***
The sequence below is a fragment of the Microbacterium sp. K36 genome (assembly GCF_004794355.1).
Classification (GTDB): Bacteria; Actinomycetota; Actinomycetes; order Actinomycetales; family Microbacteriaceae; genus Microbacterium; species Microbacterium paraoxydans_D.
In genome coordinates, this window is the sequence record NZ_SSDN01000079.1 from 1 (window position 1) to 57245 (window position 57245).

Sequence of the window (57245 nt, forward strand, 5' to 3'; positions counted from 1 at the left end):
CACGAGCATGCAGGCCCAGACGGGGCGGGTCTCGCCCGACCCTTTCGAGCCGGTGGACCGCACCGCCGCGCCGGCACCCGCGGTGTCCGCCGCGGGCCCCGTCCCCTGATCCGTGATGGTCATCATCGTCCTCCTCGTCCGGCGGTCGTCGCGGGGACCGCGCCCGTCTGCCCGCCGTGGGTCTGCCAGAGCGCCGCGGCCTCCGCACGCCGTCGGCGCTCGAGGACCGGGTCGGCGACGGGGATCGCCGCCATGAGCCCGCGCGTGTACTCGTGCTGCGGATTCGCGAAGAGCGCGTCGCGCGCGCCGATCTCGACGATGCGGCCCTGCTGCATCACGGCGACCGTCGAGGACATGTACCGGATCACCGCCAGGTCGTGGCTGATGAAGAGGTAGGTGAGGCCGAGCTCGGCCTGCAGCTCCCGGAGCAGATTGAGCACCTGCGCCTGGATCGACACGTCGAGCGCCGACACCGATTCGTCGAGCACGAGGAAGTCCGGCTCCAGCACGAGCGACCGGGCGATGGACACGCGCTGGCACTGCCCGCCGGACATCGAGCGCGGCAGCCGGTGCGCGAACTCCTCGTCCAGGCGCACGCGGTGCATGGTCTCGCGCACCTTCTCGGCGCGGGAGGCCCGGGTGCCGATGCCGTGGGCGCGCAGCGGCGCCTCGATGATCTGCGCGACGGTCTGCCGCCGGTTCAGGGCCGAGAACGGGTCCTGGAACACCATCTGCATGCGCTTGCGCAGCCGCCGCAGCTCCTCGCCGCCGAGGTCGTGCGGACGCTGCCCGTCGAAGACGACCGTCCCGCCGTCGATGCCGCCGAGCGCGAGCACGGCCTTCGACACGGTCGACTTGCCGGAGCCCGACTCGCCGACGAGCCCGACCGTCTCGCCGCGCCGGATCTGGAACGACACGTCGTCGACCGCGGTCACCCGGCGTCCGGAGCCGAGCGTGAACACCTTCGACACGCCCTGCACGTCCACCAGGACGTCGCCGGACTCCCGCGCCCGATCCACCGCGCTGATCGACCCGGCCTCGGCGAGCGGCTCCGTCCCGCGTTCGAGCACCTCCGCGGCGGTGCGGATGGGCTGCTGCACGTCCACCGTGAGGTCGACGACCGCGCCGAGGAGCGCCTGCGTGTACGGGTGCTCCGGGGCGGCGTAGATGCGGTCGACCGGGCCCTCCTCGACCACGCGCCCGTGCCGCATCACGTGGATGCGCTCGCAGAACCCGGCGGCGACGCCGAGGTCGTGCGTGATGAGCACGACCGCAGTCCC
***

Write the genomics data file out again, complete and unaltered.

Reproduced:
The sequence below is a fragment of the Microbacterium sp. K36 genome (assembly GCF_004794355.1).
Classification (GTDB): Bacteria; Actinomycetota; Actinomycetes; order Actinomycetales; family Microbacteriaceae; genus Microbacterium; species Microbacterium paraoxydans_D.
In genome coordinates, this window is the sequence record NZ_SSDN01000079.1 from 1 (window position 1) to 57245 (window position 57245).

Sequence of the window (57245 nt, forward strand, 5' to 3'; positions counted from 1 at the left end):
CACGAGCATGCAGGCCCAGACGGGGCGGGTCTCGCCCGACCCTTTCGAGCCGGTGGACCGCACCGCCGCGCCGGCACCCGCGGTGTCCGCCGCGGGCCCCGTCCCCTGATCCGTGATGGTCATCATCGTCCTCCTCGTCCGGCGGTCGTCGCGGGGACCGCGCCCGTCTGCCCGCCGTGGGTCTGCCAGAGCGCCGCGGCCTCCGCACGCCGTCGGCGCTCGAGGACCGGGTCGGCGACGGGGATCGCCGCCATGAGCCCGCGCGTGTACTCGTGCTGCGGATTCGCGAAGAGCGCGTCGCGCGCGCCGATCTCGACGATGCGGCCCTGCTGCATCACGGCGACCGTCGAGGACATGTACCGGATCACCGCCAGGTCGTGGCTGATGAAGAGGTAGGTGAGGCCGAGCTCGGCCTGCAGCTCCCGGAGCAGATTGAGCACCTGCGCCTGGATCGACACGTCGAGCGCCGACACCGATTCGTCGAGCACGAGGAAGTCCGGCTCCAGCACGAGCGACCGGGCGATGGACACGCGCTGGCACTGCCCGCCGGACATCGAGCGCGGCAGCCGGTGCGCGAACTCCTCGTCCAGGCGCACGCGGTGCATGGTCTCGCGCACCTTCTCGGCGCGGGAGGCCCGGGTGCCGATGCCGTGGGCGCGCAGCGGCGCCTCGATGATCTGCGCGACGGTCTGCCGCCGGTTCAGGGCCGAGAACGGGTCCTGGAACACCATCTGCATGCGCTTGCGCAGCCGCCGCAGCTCCTCGCCGCCGAGGTCGTGCGGACGCTGCCCGTCGAAGACGACCGTCCCGCCGTCGATGCCGCCGAGCGCGAGCACGGCCTTCGACACGGTCGACTTGCCGGAGCCCGACTCGCCGACGAGCCCGACCGTCTCGCCGCGCCGGATCTGGAACGACACGTCGTCGACCGCGGTCACCCGGCGTCCGGAGCCGAGCGTGAACACCTTCGACACGCCCTGCACGTCCACCAGGACGTCGCCGGACTCCCGCGCCCGATCCACCGCGCTGATCGACCCGGCCTCGGCGAGCGGCTCCGTCCCGCGTTCGAGCACCTCCGCGGCGGTGCGGATGGGCTGCTGCACGTCCACCGTGAGGTCGACGACCGCGCCGAGGAGCGCCTGCGTGTACGGGTGCTCCGGGGCGGCGTAGATGCGGTCGACCGGGCCCTCCTCGACCACGCGCCCGTGCCGCATCACGTGGATGCGCTCGCAGAACCCGGCGGCGACGCCGAGGTCGTGCGTGATGAGCACGACCGCAGTCCC